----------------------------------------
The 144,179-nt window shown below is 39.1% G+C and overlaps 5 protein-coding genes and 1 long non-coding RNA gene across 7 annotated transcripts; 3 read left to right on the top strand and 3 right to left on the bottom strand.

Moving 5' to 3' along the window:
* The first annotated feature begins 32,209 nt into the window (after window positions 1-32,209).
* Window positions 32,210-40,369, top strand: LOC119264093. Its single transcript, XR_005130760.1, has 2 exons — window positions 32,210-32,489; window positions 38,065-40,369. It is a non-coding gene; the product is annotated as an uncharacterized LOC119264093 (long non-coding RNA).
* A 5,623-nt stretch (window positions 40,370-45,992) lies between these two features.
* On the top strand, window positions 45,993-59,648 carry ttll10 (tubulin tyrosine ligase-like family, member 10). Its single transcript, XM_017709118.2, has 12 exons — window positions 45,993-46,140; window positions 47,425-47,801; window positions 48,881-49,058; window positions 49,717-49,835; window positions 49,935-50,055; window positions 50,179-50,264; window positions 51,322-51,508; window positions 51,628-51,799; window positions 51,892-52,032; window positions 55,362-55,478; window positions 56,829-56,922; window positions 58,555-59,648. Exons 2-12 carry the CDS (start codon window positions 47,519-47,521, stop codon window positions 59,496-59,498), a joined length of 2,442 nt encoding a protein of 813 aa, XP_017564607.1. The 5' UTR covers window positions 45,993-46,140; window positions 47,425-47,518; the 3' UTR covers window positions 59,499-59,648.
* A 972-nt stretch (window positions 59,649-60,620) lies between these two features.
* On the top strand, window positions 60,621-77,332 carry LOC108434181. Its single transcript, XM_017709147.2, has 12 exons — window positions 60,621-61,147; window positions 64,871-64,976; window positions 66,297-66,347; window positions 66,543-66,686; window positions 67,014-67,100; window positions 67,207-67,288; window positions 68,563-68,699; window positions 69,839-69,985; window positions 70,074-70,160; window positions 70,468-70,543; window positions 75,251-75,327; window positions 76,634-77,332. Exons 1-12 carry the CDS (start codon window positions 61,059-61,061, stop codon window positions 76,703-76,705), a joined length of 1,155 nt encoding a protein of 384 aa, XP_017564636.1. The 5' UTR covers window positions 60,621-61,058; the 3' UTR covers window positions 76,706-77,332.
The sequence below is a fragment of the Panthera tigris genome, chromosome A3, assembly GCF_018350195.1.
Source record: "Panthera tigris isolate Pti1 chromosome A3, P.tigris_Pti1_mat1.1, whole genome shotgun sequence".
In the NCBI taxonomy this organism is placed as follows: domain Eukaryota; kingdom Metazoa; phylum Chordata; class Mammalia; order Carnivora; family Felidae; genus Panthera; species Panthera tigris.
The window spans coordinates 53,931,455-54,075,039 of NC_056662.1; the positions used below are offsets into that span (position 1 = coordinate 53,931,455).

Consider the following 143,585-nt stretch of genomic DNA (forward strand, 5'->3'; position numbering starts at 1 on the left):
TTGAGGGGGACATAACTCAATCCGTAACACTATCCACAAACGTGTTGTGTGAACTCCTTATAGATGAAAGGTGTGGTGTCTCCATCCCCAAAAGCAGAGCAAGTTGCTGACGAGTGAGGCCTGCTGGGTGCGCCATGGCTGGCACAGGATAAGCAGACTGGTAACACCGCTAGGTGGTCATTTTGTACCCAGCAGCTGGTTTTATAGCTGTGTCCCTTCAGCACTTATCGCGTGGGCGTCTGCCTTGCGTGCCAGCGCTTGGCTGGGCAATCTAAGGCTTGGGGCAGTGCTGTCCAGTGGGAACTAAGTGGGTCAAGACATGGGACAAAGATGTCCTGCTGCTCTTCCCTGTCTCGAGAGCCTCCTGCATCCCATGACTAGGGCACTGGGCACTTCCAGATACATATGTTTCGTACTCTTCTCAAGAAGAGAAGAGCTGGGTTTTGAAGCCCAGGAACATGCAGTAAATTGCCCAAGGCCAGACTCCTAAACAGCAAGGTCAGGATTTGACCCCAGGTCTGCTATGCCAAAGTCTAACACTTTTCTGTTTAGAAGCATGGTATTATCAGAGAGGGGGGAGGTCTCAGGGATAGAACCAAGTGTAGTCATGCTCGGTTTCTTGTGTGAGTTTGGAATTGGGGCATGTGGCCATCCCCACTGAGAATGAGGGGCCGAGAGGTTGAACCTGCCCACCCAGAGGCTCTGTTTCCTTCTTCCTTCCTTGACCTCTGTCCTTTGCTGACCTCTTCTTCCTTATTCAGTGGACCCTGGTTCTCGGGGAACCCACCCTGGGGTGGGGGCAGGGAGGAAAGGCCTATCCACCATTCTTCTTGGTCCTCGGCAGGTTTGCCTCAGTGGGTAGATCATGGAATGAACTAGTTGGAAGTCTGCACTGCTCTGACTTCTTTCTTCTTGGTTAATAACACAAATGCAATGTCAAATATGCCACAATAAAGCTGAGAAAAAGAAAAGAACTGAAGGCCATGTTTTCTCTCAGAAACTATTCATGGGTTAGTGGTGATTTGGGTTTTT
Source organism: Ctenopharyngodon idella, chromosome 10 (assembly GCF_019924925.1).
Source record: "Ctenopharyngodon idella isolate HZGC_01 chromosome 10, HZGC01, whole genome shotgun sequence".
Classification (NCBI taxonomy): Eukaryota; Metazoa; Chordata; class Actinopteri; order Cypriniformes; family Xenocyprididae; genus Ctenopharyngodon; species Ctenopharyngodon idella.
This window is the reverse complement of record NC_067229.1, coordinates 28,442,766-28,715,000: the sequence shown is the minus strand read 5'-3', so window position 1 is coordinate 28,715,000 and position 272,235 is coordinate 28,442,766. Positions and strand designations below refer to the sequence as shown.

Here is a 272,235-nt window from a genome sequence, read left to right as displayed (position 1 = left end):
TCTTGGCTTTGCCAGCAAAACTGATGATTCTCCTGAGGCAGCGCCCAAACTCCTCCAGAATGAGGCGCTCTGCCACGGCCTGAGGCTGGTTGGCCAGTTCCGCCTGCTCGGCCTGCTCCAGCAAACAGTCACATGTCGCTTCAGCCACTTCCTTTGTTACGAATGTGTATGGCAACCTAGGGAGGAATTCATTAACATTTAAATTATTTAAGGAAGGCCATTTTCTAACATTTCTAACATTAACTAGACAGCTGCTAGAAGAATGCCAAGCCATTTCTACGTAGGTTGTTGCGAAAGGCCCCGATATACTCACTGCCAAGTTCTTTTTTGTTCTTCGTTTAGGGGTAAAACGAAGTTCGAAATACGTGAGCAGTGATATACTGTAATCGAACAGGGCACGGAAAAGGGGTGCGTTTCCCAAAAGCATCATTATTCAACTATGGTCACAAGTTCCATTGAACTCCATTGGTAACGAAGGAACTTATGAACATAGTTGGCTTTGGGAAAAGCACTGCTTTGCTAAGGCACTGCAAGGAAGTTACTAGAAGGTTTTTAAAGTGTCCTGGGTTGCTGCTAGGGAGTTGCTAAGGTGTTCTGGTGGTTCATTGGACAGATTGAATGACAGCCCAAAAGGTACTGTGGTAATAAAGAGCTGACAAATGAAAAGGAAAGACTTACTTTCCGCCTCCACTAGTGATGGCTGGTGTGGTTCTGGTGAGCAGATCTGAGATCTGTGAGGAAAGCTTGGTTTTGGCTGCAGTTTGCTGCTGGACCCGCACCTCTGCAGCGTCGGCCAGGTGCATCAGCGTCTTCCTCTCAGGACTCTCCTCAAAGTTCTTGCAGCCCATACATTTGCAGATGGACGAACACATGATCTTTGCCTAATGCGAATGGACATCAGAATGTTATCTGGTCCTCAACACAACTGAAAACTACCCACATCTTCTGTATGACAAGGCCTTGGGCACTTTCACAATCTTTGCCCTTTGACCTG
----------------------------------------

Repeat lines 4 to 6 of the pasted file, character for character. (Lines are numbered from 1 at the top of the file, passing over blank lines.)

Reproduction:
* Window positions 32,210-40,369, top strand: LOC119264093. Its single transcript, XR_005130760.1, has 2 exons — window positions 32,210-32,489; window positions 38,065-40,369. It is a non-coding gene; the product is annotated as an uncharacterized LOC119264093 (long non-coding RNA).
* A 5,623-nt stretch (window positions 40,370-45,992) lies between these two features.
* On the top strand, window positions 45,993-59,648 carry ttll10 (tubulin tyrosine ligase-like family, member 10). Its single transcript, XM_017709118.2, has 12 exons — window positions 45,993-46,140; window positions 47,425-47,801; window positions 48,881-49,058; window positions 49,717-49,835; window positions 49,935-50,055; window positions 50,179-50,264; window positions 51,322-51,508; window positions 51,628-51,799; window positions 51,892-52,032; window positions 55,362-55,478; window positions 56,829-56,922; window positions 58,555-59,648. Exons 2-12 carry the CDS (start codon window positions 47,519-47,521, stop codon window positions 59,496-59,498), a joined length of 2,442 nt encoding a protein of 813 aa, XP_017564607.1. The 5' UTR covers window positions 45,993-46,140; window positions 47,425-47,518; the 3' UTR covers window positions 59,499-59,648.